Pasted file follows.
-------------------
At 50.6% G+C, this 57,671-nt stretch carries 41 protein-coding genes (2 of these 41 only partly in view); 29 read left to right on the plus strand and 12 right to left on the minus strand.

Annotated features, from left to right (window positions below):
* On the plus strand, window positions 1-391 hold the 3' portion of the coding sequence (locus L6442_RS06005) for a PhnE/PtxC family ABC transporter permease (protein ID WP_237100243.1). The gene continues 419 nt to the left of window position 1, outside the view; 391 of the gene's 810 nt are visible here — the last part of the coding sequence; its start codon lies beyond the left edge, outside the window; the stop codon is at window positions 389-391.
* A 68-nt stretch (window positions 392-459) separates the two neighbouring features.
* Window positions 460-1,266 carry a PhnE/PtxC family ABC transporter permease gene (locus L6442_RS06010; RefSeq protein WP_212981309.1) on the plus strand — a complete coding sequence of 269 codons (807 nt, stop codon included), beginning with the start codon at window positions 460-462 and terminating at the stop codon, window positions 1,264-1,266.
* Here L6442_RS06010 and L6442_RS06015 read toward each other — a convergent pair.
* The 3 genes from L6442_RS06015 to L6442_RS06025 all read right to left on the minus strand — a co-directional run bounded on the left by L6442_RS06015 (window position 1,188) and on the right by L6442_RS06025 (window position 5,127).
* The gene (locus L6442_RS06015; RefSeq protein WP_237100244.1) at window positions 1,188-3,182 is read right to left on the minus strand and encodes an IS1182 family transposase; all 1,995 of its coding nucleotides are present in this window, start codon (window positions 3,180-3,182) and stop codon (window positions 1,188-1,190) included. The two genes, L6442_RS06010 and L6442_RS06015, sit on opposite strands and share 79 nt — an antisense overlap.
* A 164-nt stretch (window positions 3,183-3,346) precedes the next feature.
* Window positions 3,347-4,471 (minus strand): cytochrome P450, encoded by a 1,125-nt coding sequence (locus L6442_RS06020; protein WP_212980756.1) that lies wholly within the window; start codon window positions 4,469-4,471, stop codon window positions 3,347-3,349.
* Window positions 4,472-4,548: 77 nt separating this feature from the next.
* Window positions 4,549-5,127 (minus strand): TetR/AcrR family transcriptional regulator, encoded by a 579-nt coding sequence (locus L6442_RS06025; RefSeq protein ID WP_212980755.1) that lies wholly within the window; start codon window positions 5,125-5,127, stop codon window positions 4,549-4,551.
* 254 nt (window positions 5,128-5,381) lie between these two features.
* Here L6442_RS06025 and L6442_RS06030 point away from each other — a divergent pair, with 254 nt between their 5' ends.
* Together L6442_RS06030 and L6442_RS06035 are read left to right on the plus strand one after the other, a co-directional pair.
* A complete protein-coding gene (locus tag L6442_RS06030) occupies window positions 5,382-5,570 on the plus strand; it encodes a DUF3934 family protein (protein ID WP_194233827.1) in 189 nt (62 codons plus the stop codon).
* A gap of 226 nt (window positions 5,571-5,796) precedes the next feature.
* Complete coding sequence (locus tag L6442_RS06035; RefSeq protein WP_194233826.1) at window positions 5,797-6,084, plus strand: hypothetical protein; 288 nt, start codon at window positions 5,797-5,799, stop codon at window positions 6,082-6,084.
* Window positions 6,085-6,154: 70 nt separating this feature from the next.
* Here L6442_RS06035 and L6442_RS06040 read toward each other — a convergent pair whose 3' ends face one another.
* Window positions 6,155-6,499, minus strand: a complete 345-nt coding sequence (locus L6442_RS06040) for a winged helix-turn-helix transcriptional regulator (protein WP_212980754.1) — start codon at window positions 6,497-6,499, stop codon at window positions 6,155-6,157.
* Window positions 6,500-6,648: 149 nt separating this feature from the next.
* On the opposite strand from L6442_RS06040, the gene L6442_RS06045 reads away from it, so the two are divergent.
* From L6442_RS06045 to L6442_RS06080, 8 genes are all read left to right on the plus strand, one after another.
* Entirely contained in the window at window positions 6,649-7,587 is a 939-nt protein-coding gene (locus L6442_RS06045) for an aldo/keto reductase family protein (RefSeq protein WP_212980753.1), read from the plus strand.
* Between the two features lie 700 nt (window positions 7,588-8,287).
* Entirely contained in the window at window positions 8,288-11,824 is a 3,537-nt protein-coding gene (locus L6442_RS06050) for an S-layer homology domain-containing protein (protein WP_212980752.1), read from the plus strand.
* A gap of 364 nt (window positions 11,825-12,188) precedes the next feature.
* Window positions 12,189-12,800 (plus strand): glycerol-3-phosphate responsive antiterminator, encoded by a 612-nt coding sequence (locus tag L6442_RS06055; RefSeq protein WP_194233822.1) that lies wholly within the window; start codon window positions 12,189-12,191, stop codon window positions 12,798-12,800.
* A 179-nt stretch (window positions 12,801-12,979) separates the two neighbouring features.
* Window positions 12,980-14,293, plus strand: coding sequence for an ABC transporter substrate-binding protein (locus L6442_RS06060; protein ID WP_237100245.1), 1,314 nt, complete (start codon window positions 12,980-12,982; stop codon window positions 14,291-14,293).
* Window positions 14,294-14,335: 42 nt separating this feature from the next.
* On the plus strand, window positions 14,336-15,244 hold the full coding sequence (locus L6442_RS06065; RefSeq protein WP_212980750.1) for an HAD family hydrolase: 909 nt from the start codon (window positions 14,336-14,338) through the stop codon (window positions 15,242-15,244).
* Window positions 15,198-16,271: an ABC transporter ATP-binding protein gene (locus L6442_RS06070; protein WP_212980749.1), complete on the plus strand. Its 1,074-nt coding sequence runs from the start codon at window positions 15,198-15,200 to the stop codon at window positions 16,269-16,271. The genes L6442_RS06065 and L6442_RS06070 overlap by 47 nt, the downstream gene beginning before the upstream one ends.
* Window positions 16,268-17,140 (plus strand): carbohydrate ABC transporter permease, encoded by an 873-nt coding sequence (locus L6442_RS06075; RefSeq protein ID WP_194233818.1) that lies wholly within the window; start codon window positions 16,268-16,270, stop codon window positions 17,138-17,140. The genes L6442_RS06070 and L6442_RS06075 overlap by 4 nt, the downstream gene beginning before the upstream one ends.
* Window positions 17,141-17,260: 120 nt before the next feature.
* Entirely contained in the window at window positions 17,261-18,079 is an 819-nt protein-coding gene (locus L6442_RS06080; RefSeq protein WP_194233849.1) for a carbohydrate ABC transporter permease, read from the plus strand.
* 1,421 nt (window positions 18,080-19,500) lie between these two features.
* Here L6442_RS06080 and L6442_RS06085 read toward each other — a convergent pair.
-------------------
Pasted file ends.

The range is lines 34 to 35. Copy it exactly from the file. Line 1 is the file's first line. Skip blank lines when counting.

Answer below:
* Window positions 15,198-16,271: an ABC transporter ATP-binding protein gene (locus L6442_RS06070; protein WP_212980749.1), complete on the plus strand. Its 1,074-nt coding sequence runs from the start codon at window positions 15,198-15,200 to the stop codon at window positions 16,269-16,271. The genes L6442_RS06065 and L6442_RS06070 overlap by 47 nt, the downstream gene beginning before the upstream one ends.
* Window positions 16,268-17,140 (plus strand): carbohydrate ABC transporter permease, encoded by an 873-nt coding sequence (locus L6442_RS06075; RefSeq protein ID WP_194233818.1) that lies wholly within the window; start codon window positions 16,268-16,270, stop codon window positions 17,138-17,140. The genes L6442_RS06070 and L6442_RS06075 overlap by 4 nt, the downstream gene beginning before the upstream one ends.